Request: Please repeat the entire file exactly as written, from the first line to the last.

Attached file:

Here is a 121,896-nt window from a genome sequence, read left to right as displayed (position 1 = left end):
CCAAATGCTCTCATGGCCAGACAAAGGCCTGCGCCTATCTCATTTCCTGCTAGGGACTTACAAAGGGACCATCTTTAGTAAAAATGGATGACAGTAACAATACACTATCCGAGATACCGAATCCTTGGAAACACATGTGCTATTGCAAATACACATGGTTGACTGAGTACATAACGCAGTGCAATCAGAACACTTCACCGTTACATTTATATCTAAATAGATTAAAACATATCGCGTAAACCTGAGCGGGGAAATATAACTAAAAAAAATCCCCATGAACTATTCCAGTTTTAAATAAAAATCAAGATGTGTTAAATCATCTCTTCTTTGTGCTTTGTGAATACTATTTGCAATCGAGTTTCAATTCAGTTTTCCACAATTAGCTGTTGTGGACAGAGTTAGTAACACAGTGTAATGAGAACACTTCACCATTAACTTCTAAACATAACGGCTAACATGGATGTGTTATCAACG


Here is a 121,896-nt window from a genome sequence, read left to right as displayed (position 1 = left end):
CCAAATGCTCTCATGGCCAGACAAAGGCCTGCGCCTATCTCATTTCCTGCTAGGGACTTACAAAGGGACCATCTTTAGTAAAAATGGATGACAGTAACAATACACTATCCGAGATACCGAATCCTTGGAAACACATGTGCTATTGCAAATACACATGGTTGACTGAGTACATAACGCAGTGCAATCAGAACACTTCACCGTTACATTTATATCTAAATAGATTAAAACATATCGCGTAAACCTGAGCGGGGAAATATAACTAAAAAAAATCCCCATGAACTATTCCAGTTTTAAATAAAAATCAAGATGTGTTAAATCATCTCTTCTTTGTGCTTTGTGAATACTATTTGCAATCGAGTTTCAATTCAGTTTTCCACAATTAGCTGTTGTGGACAGAGTTAGTAACACAGTGTAATGAGAACACTTCACCATTAACTTCTAAACATAACGGCTAACATGGATGTGTTATCAACG